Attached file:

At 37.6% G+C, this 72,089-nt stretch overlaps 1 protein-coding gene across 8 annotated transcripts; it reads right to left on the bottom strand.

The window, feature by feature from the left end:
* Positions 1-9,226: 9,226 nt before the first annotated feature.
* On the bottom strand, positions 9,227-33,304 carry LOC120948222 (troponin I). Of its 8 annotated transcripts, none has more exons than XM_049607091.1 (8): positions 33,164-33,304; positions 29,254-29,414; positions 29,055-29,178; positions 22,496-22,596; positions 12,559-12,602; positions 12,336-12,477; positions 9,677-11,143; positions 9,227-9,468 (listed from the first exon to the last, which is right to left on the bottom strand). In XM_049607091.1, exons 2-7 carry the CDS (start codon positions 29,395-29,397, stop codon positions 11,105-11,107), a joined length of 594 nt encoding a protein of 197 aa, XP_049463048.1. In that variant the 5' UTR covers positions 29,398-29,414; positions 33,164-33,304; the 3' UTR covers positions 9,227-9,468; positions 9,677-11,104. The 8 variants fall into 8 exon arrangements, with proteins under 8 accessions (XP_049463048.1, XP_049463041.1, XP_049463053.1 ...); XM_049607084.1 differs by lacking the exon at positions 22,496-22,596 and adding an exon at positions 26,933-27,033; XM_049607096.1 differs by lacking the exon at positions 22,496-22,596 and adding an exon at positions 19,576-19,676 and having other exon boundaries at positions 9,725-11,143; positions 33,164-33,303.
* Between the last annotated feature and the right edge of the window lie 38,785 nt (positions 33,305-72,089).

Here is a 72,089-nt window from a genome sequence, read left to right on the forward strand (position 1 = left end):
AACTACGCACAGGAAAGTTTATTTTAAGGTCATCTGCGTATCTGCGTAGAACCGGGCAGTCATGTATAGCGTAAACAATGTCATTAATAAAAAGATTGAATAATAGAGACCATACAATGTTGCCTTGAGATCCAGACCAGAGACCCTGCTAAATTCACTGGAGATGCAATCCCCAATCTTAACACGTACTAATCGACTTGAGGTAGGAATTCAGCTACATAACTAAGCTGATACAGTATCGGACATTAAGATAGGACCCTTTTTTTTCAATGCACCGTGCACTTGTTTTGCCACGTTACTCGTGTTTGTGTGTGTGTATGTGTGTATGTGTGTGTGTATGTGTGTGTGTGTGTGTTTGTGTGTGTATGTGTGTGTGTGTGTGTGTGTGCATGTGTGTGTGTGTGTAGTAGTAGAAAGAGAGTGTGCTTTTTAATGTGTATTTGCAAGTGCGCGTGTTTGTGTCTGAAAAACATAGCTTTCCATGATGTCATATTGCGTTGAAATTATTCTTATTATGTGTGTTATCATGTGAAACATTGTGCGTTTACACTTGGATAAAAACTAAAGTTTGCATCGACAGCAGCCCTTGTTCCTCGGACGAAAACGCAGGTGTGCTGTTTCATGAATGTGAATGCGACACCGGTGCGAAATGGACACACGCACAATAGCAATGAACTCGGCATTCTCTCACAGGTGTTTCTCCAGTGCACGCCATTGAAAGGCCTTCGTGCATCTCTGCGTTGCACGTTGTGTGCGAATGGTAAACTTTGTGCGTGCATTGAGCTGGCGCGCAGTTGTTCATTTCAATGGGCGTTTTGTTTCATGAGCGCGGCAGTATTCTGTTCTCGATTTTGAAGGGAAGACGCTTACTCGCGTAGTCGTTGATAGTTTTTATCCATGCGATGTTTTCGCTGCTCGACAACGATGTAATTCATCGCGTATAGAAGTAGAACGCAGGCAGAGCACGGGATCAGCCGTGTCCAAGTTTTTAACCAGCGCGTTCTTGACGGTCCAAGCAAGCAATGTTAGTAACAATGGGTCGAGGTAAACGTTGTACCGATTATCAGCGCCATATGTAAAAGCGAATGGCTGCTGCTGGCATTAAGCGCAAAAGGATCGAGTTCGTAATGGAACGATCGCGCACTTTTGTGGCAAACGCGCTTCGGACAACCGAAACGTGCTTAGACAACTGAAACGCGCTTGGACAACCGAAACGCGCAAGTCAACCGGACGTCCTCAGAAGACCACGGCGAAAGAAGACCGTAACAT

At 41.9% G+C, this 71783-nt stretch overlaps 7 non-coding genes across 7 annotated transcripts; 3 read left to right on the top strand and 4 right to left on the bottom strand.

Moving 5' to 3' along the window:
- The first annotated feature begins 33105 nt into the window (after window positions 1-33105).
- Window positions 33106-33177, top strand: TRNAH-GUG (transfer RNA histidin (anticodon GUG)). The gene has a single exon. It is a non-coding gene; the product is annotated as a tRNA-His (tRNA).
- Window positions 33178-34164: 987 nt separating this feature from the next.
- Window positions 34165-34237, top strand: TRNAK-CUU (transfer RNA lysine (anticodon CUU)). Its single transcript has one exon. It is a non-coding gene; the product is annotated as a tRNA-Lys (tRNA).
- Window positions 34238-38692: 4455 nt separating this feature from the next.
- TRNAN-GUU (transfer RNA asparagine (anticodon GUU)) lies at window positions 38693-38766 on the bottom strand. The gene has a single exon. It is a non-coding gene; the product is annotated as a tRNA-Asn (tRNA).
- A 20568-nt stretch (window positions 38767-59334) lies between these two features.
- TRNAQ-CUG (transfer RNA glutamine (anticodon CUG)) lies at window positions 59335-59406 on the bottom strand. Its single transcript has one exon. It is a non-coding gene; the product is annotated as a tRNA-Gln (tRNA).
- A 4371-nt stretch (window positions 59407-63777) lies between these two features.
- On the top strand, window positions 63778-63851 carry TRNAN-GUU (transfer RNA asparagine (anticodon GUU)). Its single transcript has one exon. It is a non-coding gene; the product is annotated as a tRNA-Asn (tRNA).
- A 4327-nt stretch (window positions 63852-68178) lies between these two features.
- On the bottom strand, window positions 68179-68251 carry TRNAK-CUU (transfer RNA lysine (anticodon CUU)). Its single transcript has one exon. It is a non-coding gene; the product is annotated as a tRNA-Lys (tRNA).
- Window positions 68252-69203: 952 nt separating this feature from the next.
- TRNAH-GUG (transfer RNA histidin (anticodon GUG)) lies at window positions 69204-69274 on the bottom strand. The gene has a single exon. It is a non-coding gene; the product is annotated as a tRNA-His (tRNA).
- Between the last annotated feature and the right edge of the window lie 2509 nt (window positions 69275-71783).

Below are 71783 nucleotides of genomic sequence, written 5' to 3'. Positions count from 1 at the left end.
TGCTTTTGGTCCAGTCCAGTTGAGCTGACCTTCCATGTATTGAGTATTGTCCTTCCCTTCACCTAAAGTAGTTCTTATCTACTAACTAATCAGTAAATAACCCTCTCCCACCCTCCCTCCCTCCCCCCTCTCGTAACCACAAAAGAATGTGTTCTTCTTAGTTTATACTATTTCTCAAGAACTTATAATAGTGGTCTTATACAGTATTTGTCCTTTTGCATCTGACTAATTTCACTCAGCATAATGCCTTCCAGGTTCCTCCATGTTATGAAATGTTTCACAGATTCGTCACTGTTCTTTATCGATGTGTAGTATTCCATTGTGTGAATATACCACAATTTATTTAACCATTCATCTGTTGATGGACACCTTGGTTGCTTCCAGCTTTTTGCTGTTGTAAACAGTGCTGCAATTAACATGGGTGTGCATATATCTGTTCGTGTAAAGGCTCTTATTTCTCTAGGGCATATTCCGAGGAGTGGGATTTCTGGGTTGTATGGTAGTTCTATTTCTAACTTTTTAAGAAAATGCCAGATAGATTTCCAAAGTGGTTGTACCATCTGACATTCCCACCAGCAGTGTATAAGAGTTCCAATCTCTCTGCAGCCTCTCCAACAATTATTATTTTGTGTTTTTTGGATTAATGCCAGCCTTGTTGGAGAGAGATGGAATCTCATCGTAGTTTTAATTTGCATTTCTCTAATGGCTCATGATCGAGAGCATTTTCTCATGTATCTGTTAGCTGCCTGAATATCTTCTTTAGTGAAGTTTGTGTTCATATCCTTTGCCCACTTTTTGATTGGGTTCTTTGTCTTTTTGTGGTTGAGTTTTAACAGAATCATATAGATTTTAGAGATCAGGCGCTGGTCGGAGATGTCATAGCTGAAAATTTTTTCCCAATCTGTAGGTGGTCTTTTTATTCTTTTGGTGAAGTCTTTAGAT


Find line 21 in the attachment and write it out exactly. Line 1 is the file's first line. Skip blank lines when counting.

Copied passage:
- On the bottom strand, window positions 68179-68251 carry TRNAK-CUU (transfer RNA lysine (anticodon CUU)). Its single transcript has one exon. It is a non-coding gene; the product is annotated as a tRNA-Lys (tRNA).